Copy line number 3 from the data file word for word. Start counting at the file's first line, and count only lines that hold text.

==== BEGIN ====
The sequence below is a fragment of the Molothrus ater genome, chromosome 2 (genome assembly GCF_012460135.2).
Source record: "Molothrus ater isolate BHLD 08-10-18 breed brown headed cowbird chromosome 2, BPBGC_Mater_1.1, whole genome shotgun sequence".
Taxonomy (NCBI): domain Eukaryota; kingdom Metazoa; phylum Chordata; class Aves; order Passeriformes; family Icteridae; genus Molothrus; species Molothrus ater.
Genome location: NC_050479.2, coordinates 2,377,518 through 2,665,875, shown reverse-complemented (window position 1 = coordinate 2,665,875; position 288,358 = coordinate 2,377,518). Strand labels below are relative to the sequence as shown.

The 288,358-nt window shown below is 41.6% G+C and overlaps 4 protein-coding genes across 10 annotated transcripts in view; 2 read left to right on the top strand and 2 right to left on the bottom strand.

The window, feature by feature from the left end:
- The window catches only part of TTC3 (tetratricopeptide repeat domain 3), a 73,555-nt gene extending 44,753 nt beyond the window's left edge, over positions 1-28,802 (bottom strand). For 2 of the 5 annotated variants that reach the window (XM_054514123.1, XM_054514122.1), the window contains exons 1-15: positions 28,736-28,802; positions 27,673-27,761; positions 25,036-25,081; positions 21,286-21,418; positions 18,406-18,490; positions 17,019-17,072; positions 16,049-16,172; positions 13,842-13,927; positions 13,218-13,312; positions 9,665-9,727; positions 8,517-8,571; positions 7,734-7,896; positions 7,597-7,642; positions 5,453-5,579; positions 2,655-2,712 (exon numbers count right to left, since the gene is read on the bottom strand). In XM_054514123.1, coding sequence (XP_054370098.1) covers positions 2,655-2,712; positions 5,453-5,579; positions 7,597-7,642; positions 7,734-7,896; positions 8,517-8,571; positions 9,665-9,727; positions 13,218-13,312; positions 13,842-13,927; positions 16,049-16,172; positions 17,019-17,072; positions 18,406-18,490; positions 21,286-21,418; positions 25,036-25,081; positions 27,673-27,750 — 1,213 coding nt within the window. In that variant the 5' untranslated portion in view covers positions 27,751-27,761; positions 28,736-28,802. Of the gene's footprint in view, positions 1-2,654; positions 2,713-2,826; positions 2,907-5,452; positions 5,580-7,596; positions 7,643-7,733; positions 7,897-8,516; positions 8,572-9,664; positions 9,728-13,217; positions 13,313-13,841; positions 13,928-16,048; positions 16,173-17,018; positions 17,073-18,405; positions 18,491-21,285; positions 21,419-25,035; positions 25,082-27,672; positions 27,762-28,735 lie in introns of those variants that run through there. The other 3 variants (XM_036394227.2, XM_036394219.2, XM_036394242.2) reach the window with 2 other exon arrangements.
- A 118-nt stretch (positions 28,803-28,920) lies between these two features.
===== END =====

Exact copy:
Taxonomy (NCBI): domain Eukaryota; kingdom Metazoa; phylum Chordata; class Aves; order Passeriformes; family Icteridae; genus Molothrus; species Molothrus ater.